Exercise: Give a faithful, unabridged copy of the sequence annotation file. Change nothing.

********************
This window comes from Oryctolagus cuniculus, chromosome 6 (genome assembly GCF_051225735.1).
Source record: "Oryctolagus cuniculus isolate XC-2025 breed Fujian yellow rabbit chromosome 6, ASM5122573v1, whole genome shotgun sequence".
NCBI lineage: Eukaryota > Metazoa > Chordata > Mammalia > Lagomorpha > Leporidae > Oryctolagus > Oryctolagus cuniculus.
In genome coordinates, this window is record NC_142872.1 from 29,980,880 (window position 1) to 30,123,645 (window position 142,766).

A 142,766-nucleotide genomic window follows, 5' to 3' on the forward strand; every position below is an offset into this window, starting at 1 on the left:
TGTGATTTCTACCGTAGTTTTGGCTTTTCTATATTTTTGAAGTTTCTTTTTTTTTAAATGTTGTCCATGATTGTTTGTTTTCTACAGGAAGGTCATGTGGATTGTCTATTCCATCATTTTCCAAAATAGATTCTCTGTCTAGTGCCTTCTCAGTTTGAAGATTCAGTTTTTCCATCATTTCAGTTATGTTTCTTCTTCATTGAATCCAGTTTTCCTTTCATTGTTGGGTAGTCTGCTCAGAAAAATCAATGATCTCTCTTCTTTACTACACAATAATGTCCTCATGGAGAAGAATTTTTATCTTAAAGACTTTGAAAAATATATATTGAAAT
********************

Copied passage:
This window comes from Oryctolagus cuniculus, chromosome 6 (genome assembly GCF_051225735.1).
Source record: "Oryctolagus cuniculus isolate XC-2025 breed Fujian yellow rabbit chromosome 6, ASM5122573v1, whole genome shotgun sequence".
NCBI lineage: Eukaryota > Metazoa > Chordata > Mammalia > Lagomorpha > Leporidae > Oryctolagus > Oryctolagus cuniculus.
In genome coordinates, this window is record NC_142872.1 from 29,980,880 (window position 1) to 30,123,645 (window position 142,766).

A 142,766-nucleotide genomic window follows, 5' to 3' on the forward strand; every position below is an offset into this window, starting at 1 on the left:
TGTGATTTCTACCGTAGTTTTGGCTTTTCTATATTTTTGAAGTTTCTTTTTTTTTAAATGTTGTCCATGATTGTTTGTTTTCTACAGGAAGGTCATGTGGATTGTCTATTCCATCATTTTCCAAAATAGATTCTCTGTCTAGTGCCTTCTCAGTTTGAAGATTCAGTTTTTCCATCATTTCAGTTATGTTTCTTCTTCATTGAATCCAGTTTTCCTTTCATTGTTGGGTAGTCTGCTCAGAAAAATCAATGATCTCTCTTCTTTACTACACAATAATGTCCTCATGGAGAAGAATTTTTATCTTAAAGACTTTGAAAAATATATATTGAAAT